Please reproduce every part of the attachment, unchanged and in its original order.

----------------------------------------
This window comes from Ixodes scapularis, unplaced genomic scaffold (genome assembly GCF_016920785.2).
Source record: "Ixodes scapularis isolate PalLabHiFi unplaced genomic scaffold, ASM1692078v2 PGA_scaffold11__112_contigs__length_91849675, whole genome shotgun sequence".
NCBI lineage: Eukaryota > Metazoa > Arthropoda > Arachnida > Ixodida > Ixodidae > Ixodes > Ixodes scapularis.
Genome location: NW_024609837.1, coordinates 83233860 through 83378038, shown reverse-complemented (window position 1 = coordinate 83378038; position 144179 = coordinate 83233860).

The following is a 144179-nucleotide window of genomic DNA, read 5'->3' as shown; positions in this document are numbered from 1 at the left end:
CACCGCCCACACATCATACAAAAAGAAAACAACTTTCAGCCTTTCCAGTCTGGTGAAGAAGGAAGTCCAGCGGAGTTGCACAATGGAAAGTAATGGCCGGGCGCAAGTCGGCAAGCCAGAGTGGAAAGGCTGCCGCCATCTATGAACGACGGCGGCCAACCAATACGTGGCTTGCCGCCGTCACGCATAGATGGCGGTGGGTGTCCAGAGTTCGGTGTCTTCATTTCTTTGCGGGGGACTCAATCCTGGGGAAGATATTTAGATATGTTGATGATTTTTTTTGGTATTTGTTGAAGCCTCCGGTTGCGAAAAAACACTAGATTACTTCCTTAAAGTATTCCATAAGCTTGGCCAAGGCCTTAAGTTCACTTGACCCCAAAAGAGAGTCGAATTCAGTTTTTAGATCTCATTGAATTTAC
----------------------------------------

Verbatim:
This window comes from Ixodes scapularis, unplaced genomic scaffold (genome assembly GCF_016920785.2).
Source record: "Ixodes scapularis isolate PalLabHiFi unplaced genomic scaffold, ASM1692078v2 PGA_scaffold11__112_contigs__length_91849675, whole genome shotgun sequence".
NCBI lineage: Eukaryota > Metazoa > Arthropoda > Arachnida > Ixodida > Ixodidae > Ixodes > Ixodes scapularis.
Genome location: NW_024609837.1, coordinates 83233860 through 83378038, shown reverse-complemented (window position 1 = coordinate 83378038; position 144179 = coordinate 83233860).

The following is a 144179-nucleotide window of genomic DNA, read 5'->3' as shown; positions in this document are numbered from 1 at the left end:
CACCGCCCACACATCATACAAAAAGAAAACAACTTTCAGCCTTTCCAGTCTGGTGAAGAAGGAAGTCCAGCGGAGTTGCACAATGGAAAGTAATGGCCGGGCGCAAGTCGGCAAGCCAGAGTGGAAAGGCTGCCGCCATCTATGAACGACGGCGGCCAACCAATACGTGGCTTGCCGCCGTCACGCATAGATGGCGGTGGGTGTCCAGAGTTCGGTGTCTTCATTTCTTTGCGGGGGACTCAATCCTGGGGAAGATATTTAGATATGTTGATGATTTTTTTTGGTATTTGTTGAAGCCTCCGGTTGCGAAAAAACACTAGATTACTTCCTTAAAGTATTCCATAAGCTTGGCCAAGGCCTTAAGTTCACTTGACCCCAAAAGAGAGTCGAATTCAGTTTTTAGATCTCATTGAATTTAC